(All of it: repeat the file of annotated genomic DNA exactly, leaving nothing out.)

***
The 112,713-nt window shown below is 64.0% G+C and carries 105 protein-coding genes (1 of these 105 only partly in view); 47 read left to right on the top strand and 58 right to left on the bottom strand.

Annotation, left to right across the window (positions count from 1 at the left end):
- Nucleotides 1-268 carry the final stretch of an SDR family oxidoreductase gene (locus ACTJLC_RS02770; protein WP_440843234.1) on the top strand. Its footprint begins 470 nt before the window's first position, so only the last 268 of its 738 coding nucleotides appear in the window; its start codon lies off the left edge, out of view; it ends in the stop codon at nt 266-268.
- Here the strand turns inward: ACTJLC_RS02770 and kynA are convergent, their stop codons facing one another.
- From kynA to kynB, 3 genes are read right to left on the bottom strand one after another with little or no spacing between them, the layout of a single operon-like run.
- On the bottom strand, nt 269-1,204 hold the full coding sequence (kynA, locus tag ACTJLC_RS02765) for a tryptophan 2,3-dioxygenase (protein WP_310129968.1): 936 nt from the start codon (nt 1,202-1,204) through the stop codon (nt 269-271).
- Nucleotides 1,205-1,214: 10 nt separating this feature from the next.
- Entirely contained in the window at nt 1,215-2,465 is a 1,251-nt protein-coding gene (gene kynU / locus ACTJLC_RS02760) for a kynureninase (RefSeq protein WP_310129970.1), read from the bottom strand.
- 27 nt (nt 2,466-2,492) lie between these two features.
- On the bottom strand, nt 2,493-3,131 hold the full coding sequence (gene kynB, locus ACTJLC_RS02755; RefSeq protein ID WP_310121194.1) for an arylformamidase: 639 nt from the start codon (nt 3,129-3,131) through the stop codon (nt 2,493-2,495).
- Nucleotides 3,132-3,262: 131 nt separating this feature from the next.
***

The 112,713-nt window shown below is 64.0% G+C and carries 105 protein-coding genes (1 of these 105 only partly in view); 47 read left to right on the top strand and 58 right to left on the bottom strand.

Annotation, left to right across the window (positions count from 1 at the left end):
- Nucleotides 1-268 carry the final stretch of an SDR family oxidoreductase gene (locus ACTJLC_RS02770; protein WP_440843234.1) on the top strand. Its footprint begins 470 nt before the window's first position, so only the last 268 of its 738 coding nucleotides appear in the window; its start codon lies off the left edge, out of view; it ends in the stop codon at nt 266-268.
- Here the strand turns inward: ACTJLC_RS02770 and kynA are convergent, their stop codons facing one another.
- From kynA to kynB, 3 genes are read right to left on the bottom strand one after another with little or no spacing between them, the layout of a single operon-like run.
- On the bottom strand, nt 269-1,204 hold the full coding sequence (kynA, locus tag ACTJLC_RS02765) for a tryptophan 2,3-dioxygenase (protein WP_310129968.1): 936 nt from the start codon (nt 1,202-1,204) through the stop codon (nt 269-271).
- Nucleotides 1,205-1,214: 10 nt separating this feature from the next.
- Entirely contained in the window at nt 1,215-2,465 is a 1,251-nt protein-coding gene (gene kynU / locus ACTJLC_RS02760) for a kynureninase (RefSeq protein WP_310129970.1), read from the bottom strand.
- 27 nt (nt 2,466-2,492) lie between these two features.
- On the bottom strand, nt 2,493-3,131 hold the full coding sequence (gene kynB, locus ACTJLC_RS02755; RefSeq protein ID WP_310121194.1) for an arylformamidase: 639 nt from the start codon (nt 3,129-3,131) through the stop codon (nt 2,493-2,495).
- Nucleotides 3,132-3,262: 131 nt separating this feature from the next.